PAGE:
Senior Associate Annie Kilroy explores the limitations in how digital transformation has been measured and outlines recommendations for how to better assess the value and impact of digital transformation.
DG has been co-designing data visualizations with partners and stakeholders for over a decade. Thinking about the ways people process information is crucial to developing easy-to-understand data visualizations. In this post, we examine best practices for incorporating user-centered design into our data visualization outputs.
For as long as Development Gateway has specialized in data, we have also specialized in data visualizations. In that time, we have discovered the pitfalls and learned ways that data visualizations can increase data use. In this post, we look specifically at selecting the right type of visualization for the story you want to tell.
Through dozens of implementations across a variety of sectors, countries & contexts, DG has seen firsthand what makes data, technology & evidence effective, and what can contribute to dormant systems filled with incomplete and unused data. Based on our history, relationships, and perspectives, we realized that DG had a lot to say.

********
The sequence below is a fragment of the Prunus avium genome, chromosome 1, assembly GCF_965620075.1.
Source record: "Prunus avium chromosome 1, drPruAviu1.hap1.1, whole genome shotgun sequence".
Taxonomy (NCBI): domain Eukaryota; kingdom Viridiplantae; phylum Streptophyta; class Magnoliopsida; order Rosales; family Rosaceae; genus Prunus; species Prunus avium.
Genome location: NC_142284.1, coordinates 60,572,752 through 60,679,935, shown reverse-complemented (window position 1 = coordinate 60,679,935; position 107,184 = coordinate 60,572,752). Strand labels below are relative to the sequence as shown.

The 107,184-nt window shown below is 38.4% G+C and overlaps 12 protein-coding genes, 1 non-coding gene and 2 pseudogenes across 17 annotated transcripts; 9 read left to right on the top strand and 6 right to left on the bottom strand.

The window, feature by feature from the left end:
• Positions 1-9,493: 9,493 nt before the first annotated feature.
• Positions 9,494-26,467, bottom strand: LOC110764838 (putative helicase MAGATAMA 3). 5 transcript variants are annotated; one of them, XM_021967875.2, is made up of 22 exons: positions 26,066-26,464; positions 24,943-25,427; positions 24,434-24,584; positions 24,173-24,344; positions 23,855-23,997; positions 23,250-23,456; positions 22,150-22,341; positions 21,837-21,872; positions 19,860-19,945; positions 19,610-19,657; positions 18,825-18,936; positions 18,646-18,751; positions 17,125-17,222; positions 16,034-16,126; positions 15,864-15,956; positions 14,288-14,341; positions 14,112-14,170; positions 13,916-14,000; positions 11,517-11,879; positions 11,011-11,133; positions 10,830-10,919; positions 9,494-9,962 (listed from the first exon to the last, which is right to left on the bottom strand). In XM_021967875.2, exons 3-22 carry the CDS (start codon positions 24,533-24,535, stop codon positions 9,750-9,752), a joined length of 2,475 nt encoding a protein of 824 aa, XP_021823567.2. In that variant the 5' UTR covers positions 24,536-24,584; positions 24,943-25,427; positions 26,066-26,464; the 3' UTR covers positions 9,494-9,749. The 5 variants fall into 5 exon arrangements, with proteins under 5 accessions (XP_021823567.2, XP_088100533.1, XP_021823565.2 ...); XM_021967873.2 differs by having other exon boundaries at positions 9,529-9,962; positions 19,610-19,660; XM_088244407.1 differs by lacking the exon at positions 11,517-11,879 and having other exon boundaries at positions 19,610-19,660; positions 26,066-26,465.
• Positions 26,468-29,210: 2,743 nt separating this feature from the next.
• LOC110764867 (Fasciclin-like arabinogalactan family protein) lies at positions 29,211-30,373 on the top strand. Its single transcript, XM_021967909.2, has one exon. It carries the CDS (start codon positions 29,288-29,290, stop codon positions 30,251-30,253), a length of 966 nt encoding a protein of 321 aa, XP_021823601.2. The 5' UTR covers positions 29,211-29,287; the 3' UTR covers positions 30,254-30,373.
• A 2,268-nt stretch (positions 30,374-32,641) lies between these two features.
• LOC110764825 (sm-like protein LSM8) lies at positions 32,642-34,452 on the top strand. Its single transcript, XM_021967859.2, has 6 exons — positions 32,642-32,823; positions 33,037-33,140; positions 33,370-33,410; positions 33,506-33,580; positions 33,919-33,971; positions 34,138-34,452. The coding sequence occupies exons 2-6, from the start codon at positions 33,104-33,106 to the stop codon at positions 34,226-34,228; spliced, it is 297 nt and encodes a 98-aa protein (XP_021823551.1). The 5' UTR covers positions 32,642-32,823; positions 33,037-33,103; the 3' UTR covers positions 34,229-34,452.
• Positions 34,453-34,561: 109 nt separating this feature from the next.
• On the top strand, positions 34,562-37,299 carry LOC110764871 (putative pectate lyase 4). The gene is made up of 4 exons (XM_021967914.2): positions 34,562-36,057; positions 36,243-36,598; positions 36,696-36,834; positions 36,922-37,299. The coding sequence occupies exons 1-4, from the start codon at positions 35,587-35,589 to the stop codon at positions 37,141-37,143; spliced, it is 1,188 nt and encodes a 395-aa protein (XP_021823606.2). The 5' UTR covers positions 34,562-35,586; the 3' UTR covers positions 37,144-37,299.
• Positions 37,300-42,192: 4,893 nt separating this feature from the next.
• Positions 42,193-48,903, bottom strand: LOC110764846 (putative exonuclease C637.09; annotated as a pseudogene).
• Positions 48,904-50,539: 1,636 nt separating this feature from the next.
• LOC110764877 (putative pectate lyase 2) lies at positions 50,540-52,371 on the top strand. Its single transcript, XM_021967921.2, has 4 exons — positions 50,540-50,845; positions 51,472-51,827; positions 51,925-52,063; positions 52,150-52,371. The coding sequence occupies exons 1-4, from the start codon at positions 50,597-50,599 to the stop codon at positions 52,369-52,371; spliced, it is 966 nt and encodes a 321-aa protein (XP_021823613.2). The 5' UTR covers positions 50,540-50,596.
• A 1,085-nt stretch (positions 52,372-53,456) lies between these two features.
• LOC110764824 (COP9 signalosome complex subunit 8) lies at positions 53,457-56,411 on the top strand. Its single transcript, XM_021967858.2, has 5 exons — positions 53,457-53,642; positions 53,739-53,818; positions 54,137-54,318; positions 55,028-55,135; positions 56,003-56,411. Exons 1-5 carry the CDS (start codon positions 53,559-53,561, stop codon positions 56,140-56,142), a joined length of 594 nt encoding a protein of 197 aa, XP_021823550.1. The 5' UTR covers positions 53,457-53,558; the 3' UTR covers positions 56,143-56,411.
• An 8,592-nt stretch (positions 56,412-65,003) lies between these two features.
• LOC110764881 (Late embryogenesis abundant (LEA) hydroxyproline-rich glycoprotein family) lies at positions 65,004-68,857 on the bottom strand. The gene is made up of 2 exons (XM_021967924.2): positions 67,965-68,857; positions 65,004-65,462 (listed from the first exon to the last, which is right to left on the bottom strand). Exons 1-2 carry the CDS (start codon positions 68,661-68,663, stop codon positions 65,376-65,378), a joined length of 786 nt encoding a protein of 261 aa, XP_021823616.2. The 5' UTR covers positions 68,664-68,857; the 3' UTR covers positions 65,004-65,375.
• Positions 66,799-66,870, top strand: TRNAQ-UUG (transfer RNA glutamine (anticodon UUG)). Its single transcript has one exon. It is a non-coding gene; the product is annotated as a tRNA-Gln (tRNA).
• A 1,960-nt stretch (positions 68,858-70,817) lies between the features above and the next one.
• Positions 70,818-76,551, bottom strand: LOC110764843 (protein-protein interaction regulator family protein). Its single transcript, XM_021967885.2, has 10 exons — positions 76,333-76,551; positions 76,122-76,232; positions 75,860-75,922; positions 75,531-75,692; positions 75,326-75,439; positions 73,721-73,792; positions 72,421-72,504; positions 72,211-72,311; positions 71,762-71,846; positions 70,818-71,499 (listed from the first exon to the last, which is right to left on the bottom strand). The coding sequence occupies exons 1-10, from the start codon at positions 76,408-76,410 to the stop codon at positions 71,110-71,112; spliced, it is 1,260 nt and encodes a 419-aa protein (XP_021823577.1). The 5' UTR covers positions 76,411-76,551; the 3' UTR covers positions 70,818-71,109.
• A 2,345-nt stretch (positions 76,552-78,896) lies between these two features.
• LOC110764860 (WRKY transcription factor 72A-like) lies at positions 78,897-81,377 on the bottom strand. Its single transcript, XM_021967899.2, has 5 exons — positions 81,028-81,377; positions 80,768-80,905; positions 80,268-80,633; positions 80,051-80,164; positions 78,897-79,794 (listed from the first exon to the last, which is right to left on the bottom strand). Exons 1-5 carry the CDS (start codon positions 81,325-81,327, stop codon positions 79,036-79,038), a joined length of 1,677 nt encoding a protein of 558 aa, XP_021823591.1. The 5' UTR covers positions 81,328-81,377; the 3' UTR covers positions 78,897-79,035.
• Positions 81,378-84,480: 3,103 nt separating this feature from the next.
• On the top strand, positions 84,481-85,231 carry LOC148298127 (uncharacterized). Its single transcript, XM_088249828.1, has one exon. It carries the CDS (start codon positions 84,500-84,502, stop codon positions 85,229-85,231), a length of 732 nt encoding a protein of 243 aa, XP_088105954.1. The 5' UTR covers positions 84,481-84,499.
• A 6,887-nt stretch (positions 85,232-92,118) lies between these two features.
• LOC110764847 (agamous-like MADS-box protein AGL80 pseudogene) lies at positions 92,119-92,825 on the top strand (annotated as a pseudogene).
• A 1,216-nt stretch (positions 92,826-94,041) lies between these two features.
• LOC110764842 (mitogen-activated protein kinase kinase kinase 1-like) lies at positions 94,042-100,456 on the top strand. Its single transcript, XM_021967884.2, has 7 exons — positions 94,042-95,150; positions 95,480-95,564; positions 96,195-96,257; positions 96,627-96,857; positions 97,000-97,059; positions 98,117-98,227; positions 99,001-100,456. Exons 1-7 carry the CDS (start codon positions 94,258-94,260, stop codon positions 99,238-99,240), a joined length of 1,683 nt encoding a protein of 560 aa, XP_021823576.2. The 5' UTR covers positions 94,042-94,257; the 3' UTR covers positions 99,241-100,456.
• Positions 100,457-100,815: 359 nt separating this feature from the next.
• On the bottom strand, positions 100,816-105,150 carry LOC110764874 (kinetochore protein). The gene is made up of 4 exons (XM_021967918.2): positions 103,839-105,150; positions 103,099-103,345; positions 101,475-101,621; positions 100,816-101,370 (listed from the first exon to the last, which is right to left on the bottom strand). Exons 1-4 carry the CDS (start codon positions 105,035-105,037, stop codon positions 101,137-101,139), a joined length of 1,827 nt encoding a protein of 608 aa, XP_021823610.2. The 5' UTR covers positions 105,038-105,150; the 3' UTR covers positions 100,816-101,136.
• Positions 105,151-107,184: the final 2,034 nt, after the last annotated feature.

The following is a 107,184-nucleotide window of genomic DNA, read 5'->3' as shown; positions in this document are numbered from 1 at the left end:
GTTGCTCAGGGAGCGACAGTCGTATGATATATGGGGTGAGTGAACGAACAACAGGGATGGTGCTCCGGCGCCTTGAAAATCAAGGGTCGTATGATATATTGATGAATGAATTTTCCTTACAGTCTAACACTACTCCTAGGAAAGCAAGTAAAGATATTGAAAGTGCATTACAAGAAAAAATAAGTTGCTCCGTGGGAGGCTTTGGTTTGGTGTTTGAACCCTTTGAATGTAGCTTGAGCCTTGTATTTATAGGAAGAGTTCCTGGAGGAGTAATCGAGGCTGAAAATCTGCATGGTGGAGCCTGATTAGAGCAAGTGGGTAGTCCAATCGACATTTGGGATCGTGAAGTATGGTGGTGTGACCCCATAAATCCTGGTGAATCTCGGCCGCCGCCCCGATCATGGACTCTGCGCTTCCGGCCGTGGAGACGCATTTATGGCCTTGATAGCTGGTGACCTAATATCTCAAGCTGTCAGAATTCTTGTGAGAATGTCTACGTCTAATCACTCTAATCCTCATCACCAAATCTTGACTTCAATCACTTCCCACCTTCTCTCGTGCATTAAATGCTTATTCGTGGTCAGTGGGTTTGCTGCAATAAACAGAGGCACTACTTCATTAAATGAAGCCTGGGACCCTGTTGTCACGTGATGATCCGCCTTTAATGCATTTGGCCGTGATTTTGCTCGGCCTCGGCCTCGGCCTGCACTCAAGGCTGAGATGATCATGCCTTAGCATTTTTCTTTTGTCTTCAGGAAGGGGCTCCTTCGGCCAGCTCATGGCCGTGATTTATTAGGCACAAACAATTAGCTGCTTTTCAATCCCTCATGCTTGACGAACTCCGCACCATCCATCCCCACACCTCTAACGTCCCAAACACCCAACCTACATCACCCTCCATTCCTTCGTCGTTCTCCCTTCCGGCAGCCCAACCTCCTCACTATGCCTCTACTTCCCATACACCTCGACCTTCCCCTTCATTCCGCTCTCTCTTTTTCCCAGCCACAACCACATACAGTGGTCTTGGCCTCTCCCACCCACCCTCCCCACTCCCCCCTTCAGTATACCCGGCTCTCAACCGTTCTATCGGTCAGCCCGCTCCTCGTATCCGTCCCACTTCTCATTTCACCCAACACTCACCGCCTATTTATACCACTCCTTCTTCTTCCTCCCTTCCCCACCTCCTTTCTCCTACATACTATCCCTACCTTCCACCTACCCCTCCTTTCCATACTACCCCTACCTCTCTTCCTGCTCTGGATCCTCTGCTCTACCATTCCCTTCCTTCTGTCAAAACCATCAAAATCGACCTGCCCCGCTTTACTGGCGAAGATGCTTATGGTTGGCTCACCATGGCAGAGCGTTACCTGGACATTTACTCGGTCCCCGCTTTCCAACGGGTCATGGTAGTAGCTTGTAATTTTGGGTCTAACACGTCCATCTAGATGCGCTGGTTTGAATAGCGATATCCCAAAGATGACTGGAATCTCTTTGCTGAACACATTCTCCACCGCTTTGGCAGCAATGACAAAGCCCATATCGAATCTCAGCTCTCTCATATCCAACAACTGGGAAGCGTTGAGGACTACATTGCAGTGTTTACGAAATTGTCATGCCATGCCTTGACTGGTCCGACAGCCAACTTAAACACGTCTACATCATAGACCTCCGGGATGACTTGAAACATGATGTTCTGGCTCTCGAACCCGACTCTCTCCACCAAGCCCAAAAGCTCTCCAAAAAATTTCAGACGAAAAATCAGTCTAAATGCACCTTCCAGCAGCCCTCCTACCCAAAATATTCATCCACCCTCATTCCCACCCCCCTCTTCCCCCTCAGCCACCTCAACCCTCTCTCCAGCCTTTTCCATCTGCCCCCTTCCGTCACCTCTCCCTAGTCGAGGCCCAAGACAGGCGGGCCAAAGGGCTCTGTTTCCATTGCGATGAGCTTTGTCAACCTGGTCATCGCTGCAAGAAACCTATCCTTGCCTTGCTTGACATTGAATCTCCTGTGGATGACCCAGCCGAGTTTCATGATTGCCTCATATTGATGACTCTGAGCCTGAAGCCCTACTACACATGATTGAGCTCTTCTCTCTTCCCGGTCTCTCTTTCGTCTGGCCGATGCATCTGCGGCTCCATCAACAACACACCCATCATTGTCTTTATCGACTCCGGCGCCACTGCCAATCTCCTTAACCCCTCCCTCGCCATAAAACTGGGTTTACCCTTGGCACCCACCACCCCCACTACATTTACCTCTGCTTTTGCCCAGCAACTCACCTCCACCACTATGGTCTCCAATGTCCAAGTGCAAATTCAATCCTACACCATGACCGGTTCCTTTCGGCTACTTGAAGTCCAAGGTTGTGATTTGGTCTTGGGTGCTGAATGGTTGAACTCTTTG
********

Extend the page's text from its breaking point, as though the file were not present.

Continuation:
If an organization with an existing culture of learning and adaptation gets lucky, and an innovative funding opportunity appears, the result can be a perfect storm for changing everything. The Results Data Initiative was that perfect storm for DG. RDI confirmed that simply building technology and supplying data is not enough to ensure data is actually used. It also allowed us to test our assumptions and develop new solutions, methodologies & approaches to more effectively implement our work.
At DG, we pride ourselves in being a learning organization – focusing on continuous improvement and knowledge-building. We support this goal through a number of mechanisms, including holding post-mortem meetings at the end of every project. A post-mortem is a common method for project teams to review different perspectives on what went well, challenges faced, and what lessons could improve future projects.
Data-driven decision-making was considered a positive norm across countries researched during the UNICEF Data for Children pilot process. Ideally, the national data use cycle would consist of: (i) evidence-based planning; (ii) implementing programs according to plans; (iii) monitoring and evaluation (M&E) and reporting; (iv) analyzing data; and (v) making appropriate planning or program adjustments.
How do conflict, climate change, and natural disasters overlap -- and how can policymakers mitigate these challenges? The Complex Emergencies and Political Stability in Asia (CEPSA) program...